Developers of classroom management software are regularly updating their products to meet the needs of educators. Many of the packages are still being developed by small, mom-and-pop operators—i.e., companies created by former educators who have direct knowledge about what is valuable in the classroom.

Software on the market today ranges widely in terms of features and complexity, as well as cost. However, the author observes that the “category killer” program that combines everything that’s needed into one simple, online program has not yet been developed.

Here is a quick look at the leading packages available today:

  1. Classroom Planner (http://www.classroomplanner.com).
    Built around very clean and simple web screens, this is a basic classroom management program (grades, seating assignments, scheduling, etc.) that is easy to learn and use. Although this software is web-accessible, only teachers and administrators can access the database; parents cannot.

  2. Classroom Windows 5.0 (http://www.classroomwindows.com).
    Essentially an expanded spreadsheet for tracking students’ grades. Has capacity for classes of up to 120 students. The software is extremely inexpensive: a free version can be downloaded on the web, and the “Pro Edition” is only $20. The software itself is not web-accessible.

  3. FastTracker (http://www.calicoed.com).
    In addition to gradebook features, Fast Tracker provides some enhancements, such as seating charts and a way to send eMail to parents and students with the touch of a single button. Easy to import initial student names and data, although the “Help” functions are minimal—so if something is not clear, it may be difficult to find an answer.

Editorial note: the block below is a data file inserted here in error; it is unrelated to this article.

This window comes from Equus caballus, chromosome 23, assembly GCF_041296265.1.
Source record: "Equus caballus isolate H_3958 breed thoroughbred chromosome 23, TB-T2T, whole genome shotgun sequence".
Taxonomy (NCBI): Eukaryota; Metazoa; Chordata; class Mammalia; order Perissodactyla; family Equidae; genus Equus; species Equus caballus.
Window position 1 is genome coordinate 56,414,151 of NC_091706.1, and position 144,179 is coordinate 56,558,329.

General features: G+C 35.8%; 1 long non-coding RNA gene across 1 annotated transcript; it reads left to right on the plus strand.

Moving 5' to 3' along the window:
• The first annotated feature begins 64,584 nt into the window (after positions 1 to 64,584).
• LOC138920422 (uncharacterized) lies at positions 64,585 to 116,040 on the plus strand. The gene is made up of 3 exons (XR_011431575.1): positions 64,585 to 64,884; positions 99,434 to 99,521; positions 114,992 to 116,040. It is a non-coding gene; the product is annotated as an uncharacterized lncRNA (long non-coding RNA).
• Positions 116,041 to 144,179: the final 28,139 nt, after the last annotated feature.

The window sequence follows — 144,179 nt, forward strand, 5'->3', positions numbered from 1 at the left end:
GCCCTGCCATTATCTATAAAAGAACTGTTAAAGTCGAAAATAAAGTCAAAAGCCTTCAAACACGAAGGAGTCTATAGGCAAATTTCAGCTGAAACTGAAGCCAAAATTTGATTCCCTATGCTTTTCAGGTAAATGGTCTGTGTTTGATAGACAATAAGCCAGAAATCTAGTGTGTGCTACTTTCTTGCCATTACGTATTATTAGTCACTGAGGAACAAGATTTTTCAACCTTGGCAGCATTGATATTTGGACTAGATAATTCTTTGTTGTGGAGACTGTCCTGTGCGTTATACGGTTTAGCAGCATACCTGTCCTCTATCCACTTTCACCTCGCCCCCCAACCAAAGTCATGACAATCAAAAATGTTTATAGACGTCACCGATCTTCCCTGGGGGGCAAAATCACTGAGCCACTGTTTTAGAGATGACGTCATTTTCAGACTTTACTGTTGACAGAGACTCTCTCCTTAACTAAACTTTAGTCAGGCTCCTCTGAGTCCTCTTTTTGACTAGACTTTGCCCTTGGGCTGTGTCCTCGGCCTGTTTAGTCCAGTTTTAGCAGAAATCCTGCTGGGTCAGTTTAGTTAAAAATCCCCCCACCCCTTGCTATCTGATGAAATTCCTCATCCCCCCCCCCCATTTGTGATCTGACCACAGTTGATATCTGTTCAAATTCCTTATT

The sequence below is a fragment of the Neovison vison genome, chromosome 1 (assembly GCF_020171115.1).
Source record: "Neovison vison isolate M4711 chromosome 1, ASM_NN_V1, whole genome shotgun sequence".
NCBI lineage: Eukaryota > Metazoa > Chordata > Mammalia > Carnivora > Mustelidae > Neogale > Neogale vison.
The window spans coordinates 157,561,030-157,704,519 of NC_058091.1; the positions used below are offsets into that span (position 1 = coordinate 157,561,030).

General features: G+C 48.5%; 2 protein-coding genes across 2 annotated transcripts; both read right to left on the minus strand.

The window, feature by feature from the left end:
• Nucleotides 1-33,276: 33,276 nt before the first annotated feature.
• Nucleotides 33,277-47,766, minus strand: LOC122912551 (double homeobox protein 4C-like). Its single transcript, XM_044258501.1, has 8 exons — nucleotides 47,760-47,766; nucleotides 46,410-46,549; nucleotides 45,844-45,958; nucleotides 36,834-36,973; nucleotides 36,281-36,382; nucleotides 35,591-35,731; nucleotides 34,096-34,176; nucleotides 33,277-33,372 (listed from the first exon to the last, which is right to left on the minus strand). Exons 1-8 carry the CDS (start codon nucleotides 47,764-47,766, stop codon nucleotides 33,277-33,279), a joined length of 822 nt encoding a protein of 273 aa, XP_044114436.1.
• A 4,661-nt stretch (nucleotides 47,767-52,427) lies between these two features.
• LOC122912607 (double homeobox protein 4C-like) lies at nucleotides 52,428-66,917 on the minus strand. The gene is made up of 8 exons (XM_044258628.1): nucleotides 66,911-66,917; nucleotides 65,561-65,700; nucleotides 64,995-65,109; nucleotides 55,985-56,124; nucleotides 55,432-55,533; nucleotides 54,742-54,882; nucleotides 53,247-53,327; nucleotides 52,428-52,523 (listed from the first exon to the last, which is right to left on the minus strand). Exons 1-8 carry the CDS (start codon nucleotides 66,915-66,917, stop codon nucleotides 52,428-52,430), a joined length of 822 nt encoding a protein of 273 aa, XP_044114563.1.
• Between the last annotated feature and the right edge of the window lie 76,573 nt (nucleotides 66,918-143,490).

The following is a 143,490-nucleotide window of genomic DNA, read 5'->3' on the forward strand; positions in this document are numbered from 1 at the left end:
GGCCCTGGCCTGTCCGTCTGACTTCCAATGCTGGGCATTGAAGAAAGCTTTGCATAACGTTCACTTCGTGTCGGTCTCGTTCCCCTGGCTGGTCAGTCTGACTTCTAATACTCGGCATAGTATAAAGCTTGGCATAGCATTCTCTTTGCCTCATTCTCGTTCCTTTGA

4. Gradebook2 (http://www.gradebook.com).
    A good, basic program from Excelsior, one of the leading developers of gradebook programs. Gradebook2 includes the basics, as well as modules for lesson plans, discipline notes, and attendance reports. It is very web-friendly, including the capability to input digital photos of students into seating charts and to convert information into HTML so that parents can have access. Can be purchased for $50, or comes as part of Excelsior’s Pinnacle software program (see below).

  5. GradeQuick 5.0 (http://www.jacksoncorp.com).
    Provides all the basic features in an easy-to-use format, and more. It enables teachers to customize reports about individual students or classes and to send those over the web. Good interface with the web, if teachers want to maintain student info online. Price is on the higher end, $70.

  6. Pinnacle (http://www.gradebook.com).
    This is Excelsior’s souped-up package. It integrates virtually everything that a teacher would need—master class schedules, attendance, grades, rosters, and progress reports. It facilitates web-based feedback, as well as acting as a phone-message machine. One interesting feature is the ability to generate letters to parents automatically when their children reach a predetermined performance level.

  7. TaskStream (http://www.taskstream.com).
    Rather than being a gradebook and organizer, this software focuses on professional development and curriculum management by providing short courses on how to use software and the web. A “Lesson Builder” feature helps teachers develop courses that match state standards. The software also connects teachers with experts who can help them develop their courses and projects, especially those who use the web. It facilitates the exchange of ideas from mentor to teacher and teacher to teacher, but does not have grade-management capability.

  8. ThinkWave Educator 2.2 (http://www.thinkwave.com).
    This web-based service can be a stripped-down grading program, or it can be combined with other services from ThinkWave for managing attendance, classroom assignments, communications, etc. It’s a bit complex for the uninitiated.